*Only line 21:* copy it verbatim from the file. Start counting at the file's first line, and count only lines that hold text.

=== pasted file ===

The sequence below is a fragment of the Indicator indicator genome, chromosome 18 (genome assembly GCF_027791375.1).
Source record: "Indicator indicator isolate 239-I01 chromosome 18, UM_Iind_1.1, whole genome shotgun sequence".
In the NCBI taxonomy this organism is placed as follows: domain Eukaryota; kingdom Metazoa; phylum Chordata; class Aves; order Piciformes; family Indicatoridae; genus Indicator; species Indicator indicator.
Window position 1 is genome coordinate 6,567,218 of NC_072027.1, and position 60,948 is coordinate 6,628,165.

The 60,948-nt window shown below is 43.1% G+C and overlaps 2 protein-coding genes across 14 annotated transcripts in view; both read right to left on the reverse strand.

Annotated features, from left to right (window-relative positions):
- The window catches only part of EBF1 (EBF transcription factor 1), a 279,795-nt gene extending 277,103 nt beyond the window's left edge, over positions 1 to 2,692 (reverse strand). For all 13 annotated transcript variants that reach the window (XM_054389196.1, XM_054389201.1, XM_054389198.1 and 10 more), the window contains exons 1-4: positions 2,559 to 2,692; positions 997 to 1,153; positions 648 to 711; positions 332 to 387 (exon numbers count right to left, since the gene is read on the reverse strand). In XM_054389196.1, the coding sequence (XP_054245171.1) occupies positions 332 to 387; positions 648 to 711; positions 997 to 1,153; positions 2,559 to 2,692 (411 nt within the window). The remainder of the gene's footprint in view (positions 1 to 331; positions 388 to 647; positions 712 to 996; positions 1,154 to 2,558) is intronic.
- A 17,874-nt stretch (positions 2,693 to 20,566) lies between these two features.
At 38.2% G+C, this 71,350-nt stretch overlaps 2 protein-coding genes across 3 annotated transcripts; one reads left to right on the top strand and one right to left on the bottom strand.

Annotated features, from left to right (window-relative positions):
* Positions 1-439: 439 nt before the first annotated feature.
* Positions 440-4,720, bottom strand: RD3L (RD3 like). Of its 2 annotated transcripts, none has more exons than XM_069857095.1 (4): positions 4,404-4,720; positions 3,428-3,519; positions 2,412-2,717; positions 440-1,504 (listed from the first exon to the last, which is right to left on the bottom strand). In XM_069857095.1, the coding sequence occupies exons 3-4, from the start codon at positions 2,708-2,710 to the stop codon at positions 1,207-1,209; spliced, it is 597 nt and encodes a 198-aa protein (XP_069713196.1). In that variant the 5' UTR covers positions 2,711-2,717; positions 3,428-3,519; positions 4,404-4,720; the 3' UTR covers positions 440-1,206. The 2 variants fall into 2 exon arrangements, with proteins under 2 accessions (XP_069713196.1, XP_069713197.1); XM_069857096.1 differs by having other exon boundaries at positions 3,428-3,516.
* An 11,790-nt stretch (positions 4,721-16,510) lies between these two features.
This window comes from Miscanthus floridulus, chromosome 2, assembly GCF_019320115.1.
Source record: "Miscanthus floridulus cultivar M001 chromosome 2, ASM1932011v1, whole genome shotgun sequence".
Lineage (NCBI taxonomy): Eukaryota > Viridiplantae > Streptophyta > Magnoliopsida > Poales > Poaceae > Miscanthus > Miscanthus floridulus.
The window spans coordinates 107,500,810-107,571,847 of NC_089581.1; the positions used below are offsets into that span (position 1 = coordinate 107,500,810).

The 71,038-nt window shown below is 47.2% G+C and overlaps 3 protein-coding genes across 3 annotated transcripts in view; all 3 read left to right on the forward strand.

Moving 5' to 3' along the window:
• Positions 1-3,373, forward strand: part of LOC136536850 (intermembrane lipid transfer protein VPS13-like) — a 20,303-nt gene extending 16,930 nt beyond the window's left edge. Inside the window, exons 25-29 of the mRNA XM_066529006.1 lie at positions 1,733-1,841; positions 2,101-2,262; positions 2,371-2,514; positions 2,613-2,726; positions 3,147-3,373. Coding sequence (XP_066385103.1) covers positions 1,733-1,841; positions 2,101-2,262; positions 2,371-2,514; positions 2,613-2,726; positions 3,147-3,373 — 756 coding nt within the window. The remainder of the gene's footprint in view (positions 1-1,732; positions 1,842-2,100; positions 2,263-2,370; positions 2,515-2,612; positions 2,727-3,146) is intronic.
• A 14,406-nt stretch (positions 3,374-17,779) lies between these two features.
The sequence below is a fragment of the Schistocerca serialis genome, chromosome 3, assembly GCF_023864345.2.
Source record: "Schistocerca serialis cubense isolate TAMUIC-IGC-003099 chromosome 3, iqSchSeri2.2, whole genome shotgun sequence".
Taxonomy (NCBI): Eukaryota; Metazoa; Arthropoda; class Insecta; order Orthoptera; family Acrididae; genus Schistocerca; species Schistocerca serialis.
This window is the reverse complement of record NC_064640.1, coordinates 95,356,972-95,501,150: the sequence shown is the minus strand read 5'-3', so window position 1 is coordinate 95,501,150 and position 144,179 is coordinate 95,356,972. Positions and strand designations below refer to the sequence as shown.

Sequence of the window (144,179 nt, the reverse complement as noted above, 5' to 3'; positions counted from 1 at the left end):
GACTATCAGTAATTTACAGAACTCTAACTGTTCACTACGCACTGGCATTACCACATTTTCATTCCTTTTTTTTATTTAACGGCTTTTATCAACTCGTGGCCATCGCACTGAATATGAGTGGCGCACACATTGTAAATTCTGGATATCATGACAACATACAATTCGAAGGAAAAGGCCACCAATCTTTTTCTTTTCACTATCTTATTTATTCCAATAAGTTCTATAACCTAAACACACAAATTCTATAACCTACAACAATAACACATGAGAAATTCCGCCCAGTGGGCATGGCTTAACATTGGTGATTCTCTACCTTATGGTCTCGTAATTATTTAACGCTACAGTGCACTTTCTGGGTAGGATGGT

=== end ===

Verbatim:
• A 14,406-nt stretch (positions 3,374-17,779) lies between these two features.